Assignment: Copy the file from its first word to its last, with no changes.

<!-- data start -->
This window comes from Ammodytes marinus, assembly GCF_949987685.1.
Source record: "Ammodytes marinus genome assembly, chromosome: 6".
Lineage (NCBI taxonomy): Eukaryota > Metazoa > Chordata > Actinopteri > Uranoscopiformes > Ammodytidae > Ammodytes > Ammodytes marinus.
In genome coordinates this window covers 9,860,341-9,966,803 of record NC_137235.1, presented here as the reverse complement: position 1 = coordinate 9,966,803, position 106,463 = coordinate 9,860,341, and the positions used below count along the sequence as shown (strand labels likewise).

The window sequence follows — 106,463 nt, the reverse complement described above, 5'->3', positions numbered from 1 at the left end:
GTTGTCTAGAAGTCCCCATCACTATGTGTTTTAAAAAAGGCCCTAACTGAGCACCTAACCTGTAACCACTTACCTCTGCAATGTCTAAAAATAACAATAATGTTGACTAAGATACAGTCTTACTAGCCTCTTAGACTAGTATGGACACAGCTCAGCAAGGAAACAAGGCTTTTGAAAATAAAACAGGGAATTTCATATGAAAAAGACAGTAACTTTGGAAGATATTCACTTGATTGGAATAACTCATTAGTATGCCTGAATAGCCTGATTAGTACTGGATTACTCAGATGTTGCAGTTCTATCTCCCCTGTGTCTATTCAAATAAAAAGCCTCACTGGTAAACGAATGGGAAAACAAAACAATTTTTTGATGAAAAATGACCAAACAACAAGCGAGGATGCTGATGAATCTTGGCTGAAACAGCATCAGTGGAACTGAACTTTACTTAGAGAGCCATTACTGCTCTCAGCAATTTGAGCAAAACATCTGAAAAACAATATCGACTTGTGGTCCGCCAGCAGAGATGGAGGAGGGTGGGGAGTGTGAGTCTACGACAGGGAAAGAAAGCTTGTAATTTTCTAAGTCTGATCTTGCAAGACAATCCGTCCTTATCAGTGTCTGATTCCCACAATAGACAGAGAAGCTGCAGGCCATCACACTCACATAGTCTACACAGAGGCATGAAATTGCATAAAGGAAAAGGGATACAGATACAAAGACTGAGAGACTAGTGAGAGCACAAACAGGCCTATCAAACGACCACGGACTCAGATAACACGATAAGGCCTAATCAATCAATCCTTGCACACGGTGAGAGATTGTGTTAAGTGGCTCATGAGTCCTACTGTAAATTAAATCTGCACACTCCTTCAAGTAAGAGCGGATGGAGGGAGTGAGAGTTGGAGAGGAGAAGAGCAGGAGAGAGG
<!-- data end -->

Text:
This window comes from Ammodytes marinus, assembly GCF_949987685.1.
Source record: "Ammodytes marinus genome assembly, chromosome: 6".
Lineage (NCBI taxonomy): Eukaryota > Metazoa > Chordata > Actinopteri > Uranoscopiformes > Ammodytidae > Ammodytes > Ammodytes marinus.
In genome coordinates this window covers 9,860,341-9,966,803 of record NC_137235.1, presented here as the reverse complement: position 1 = coordinate 9,966,803, position 106,463 = coordinate 9,860,341, and the positions used below count along the sequence as shown (strand labels likewise).

The window sequence follows — 106,463 nt, the reverse complement described above, 5'->3', positions numbered from 1 at the left end:
GTTGTCTAGAAGTCCCCATCACTATGTGTTTTAAAAAAGGCCCTAACTGAGCACCTAACCTGTAACCACTTACCTCTGCAATGTCTAAAAATAACAATAATGTTGACTAAGATACAGTCTTACTAGCCTCTTAGACTAGTATGGACACAGCTCAGCAAGGAAACAAGGCTTTTGAAAATAAAACAGGGAATTTCATATGAAAAAGACAGTAACTTTGGAAGATATTCACTTGATTGGAATAACTCATTAGTATGCCTGAATAGCCTGATTAGTACTGGATTACTCAGATGTTGCAGTTCTATCTCCCCTGTGTCTATTCAAATAAAAAGCCTCACTGGTAAACGAATGGGAAAACAAAACAATTTTTTGATGAAAAATGACCAAACAACAAGCGAGGATGCTGATGAATCTTGGCTGAAACAGCATCAGTGGAACTGAACTTTACTTAGAGAGCCATTACTGCTCTCAGCAATTTGAGCAAAACATCTGAAAAACAATATCGACTTGTGGTCCGCCAGCAGAGATGGAGGAGGGTGGGGAGTGTGAGTCTACGACAGGGAAAGAAAGCTTGTAATTTTCTAAGTCTGATCTTGCAAGACAATCCGTCCTTATCAGTGTCTGATTCCCACAATAGACAGAGAAGCTGCAGGCCATCACACTCACATAGTCTACACAGAGGCATGAAATTGCATAAAGGAAAAGGGATACAGATACAAAGACTGAGAGACTAGTGAGAGCACAAACAGGCCTATCAAACGACCACGGACTCAGATAACACGATAAGGCCTAATCAATCAATCCTTGCACACGGTGAGAGATTGTGTTAAGTGGCTCATGAGTCCTACTGTAAATTAAATCTGCACACTCCTTCAAGTAAGAGCGGATGGAGGGAGTGAGAGTTGGAGAGGAGAAGAGCAGGAGAGAGG